By Virginia Kashiri

A South Korean business delegation scouting for opportunities in Zimbabwe is set to visit Morton Jaffray Water treatment works today to familiarise with Harare’s water treatment and distribution network.

Harare Mayor Councillor Bernard Manyenyeni (with red necktie), Commercial Ambassador of the Republic of Korea to Zimbabwe Taek IL Tiger Kwon (right), Diaspora Infrastructure Development Group Executive Chairman Donovan Chimhandamba (centre) and Dongah Construction Industrial for water supply project director Bae, Dong Cheol (second from left) pose for a photo with members of the Korean business delegation in Harare yesterday (Picture by Memory Mangombe)

Speaking after a meeting with Harare City Council officials at Town House yesterday, executive chairman of Diaspora Infrastructural Development Group (DIDG) Mr Donovan Chimhandamba, who led the delegation, said the South Koreans were specifically interested in investing in the water sector.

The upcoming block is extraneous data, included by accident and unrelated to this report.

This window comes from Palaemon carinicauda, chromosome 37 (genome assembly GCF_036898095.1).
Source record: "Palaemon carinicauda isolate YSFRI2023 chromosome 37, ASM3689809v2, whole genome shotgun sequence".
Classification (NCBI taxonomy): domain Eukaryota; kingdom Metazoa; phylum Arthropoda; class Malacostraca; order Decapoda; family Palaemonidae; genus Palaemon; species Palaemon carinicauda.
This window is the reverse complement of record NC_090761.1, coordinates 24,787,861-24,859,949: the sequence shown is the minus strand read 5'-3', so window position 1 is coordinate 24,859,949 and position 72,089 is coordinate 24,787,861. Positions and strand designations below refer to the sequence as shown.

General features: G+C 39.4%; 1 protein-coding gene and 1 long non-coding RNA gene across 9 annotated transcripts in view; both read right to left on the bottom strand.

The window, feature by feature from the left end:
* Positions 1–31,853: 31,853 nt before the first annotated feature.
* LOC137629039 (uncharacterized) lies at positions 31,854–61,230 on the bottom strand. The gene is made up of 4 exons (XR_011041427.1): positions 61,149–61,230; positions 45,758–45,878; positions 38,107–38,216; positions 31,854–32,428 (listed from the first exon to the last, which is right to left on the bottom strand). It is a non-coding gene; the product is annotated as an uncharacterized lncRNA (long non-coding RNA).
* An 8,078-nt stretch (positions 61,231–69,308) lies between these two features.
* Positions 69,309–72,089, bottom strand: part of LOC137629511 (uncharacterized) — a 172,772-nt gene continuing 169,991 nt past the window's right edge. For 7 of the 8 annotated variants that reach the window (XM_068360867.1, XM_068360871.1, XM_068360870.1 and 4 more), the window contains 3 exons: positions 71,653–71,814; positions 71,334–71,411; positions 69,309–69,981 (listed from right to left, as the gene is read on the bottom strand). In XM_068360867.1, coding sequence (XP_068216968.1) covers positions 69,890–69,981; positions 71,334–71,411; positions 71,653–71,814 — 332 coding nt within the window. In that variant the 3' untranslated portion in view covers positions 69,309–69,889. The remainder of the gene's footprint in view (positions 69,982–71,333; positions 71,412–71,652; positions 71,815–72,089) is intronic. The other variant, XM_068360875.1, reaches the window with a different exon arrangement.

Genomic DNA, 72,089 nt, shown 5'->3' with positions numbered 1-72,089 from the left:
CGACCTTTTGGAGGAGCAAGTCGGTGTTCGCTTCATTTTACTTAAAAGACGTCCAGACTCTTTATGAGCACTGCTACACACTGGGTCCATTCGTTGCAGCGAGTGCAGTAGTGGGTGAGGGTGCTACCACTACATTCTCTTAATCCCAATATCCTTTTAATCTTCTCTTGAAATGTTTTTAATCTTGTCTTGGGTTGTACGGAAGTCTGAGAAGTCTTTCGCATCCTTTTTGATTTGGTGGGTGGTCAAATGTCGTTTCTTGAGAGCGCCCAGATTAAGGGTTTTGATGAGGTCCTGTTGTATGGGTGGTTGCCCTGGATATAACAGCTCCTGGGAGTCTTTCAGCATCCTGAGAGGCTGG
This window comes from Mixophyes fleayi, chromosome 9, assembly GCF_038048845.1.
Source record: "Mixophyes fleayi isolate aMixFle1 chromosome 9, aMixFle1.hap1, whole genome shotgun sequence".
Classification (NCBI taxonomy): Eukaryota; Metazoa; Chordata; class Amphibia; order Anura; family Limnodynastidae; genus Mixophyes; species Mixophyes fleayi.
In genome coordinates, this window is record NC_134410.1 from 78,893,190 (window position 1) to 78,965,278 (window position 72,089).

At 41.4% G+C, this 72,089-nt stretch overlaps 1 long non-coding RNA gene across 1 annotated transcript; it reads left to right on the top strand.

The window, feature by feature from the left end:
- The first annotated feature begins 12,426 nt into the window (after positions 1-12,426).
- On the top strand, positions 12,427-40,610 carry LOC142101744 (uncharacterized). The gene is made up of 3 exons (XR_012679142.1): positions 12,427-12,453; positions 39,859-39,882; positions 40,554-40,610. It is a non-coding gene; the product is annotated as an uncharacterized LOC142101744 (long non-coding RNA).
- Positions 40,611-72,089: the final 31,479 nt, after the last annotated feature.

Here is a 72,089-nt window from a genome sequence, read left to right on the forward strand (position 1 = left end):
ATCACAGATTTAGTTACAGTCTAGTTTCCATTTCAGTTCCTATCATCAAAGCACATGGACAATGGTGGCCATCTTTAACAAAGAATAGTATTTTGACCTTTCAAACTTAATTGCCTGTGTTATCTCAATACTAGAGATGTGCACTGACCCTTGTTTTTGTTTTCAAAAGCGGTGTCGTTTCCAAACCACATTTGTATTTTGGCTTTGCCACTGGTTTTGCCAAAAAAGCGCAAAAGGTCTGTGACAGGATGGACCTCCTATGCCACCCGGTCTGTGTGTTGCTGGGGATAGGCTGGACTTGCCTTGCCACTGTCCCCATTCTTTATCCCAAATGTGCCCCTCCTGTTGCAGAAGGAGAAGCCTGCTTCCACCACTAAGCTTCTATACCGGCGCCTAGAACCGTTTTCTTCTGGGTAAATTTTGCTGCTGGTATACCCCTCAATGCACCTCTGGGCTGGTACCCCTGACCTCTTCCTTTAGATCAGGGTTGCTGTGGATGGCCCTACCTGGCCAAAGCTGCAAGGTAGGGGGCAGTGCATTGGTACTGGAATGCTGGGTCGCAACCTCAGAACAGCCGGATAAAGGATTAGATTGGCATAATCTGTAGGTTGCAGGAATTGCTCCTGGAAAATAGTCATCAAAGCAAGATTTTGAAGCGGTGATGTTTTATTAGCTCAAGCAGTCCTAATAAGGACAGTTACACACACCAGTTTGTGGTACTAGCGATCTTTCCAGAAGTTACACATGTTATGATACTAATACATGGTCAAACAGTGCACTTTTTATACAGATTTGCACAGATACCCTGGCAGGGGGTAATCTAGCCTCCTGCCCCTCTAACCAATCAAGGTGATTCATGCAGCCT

“Although we have other areas we think we can explore later, our emphasis is around water treatment, water distribution and the revenue of the billing collection system.

“So I think what we have agreed is to start trying to understand a bit more where the city is,” he said.

“They have done a lot of work already, but now we need to map out together with the city how to enhance their plans and support through funding and technology. I think we need to see what we are talking about,” he said.

South Korea’s commercial ambassador to South Africa and Zimbabwe Mr Taekil Kwon said the team in Zimbabwe comprised experts, especially in the technology sector.

“Our delegation is especially from the area of technology. They are coming here to see if this project is workable.

“They are very positive at the moment. They will see the site tomorrow (Morton Jaffray),” he said.

Harare Mayor Councillor Bernard Manyenyeni said the city should have long-term development plans as the population grows.

“Maybe it is time to re-energise the plans that have been on our shelves for many years about the solution that can take the city for the next hundred years, which is why new water sources become a talking point,” he said. The Herald

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